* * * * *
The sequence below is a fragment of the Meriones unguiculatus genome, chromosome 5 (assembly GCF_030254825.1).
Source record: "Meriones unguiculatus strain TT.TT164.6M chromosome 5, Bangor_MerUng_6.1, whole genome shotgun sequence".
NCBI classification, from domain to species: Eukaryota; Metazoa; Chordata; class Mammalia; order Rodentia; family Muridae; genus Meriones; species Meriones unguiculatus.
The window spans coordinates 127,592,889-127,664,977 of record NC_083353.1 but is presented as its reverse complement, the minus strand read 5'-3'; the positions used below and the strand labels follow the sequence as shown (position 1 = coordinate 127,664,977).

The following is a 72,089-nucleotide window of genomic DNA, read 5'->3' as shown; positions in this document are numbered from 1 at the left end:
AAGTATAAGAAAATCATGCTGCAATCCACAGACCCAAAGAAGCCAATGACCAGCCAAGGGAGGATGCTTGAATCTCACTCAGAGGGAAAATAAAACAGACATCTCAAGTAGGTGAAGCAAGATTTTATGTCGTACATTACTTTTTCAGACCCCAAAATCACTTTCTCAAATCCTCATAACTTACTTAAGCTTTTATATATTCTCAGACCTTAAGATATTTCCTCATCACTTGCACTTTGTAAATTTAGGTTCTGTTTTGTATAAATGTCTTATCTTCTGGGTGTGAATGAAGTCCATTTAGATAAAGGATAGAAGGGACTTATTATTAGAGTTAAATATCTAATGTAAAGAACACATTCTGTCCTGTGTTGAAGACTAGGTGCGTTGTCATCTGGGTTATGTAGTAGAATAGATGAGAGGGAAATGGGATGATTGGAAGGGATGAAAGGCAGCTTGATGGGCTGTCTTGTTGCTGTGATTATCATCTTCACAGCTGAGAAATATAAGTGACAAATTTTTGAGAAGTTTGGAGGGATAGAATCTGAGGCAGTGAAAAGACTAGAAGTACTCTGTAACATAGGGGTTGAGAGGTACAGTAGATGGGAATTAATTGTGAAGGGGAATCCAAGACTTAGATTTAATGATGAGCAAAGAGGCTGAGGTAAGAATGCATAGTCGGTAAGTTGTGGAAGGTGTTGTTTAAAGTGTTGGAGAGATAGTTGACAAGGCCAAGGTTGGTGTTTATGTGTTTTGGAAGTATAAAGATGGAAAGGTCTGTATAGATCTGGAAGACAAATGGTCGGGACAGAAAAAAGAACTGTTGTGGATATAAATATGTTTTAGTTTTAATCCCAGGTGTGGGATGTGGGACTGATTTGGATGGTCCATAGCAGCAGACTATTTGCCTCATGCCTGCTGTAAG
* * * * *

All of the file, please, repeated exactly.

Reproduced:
The sequence below is a fragment of the Meriones unguiculatus genome, chromosome 5 (assembly GCF_030254825.1).
Source record: "Meriones unguiculatus strain TT.TT164.6M chromosome 5, Bangor_MerUng_6.1, whole genome shotgun sequence".
NCBI classification, from domain to species: Eukaryota; Metazoa; Chordata; class Mammalia; order Rodentia; family Muridae; genus Meriones; species Meriones unguiculatus.
The window spans coordinates 127,592,889-127,664,977 of record NC_083353.1 but is presented as its reverse complement, the minus strand read 5'-3'; the positions used below and the strand labels follow the sequence as shown (position 1 = coordinate 127,664,977).

The following is a 72,089-nucleotide window of genomic DNA, read 5'->3' as shown; positions in this document are numbered from 1 at the left end:
AAGTATAAGAAAATCATGCTGCAATCCACAGACCCAAAGAAGCCAATGACCAGCCAAGGGAGGATGCTTGAATCTCACTCAGAGGGAAAATAAAACAGACATCTCAAGTAGGTGAAGCAAGATTTTATGTCGTACATTACTTTTTCAGACCCCAAAATCACTTTCTCAAATCCTCATAACTTACTTAAGCTTTTATATATTCTCAGACCTTAAGATATTTCCTCATCACTTGCACTTTGTAAATTTAGGTTCTGTTTTGTATAAATGTCTTATCTTCTGGGTGTGAATGAAGTCCATTTAGATAAAGGATAGAAGGGACTTATTATTAGAGTTAAATATCTAATGTAAAGAACACATTCTGTCCTGTGTTGAAGACTAGGTGCGTTGTCATCTGGGTTATGTAGTAGAATAGATGAGAGGGAAATGGGATGATTGGAAGGGATGAAAGGCAGCTTGATGGGCTGTCTTGTTGCTGTGATTATCATCTTCACAGCTGAGAAATATAAGTGACAAATTTTTGAGAAGTTTGGAGGGATAGAATCTGAGGCAGTGAAAAGACTAGAAGTACTCTGTAACATAGGGGTTGAGAGGTACAGTAGATGGGAATTAATTGTGAAGGGGAATCCAAGACTTAGATTTAATGATGAGCAAAGAGGCTGAGGTAAGAATGCATAGTCGGTAAGTTGTGGAAGGTGTTGTTTAAAGTGTTGGAGAGATAGTTGACAAGGCCAAGGTTGGTGTTTATGTGTTTTGGAAGTATAAAGATGGAAAGGTCTGTATAGATCTGGAAGACAAATGGTCGGGACAGAAAAAAGAACTGTTGTGGATATAAATATGTTTTAGTTTTAATCCCAGGTGTGGGATGTGGGACTGATTTGGATGGTCCATAGCAGCAGACTATTTGCCTCATGCCTGCTGTAAG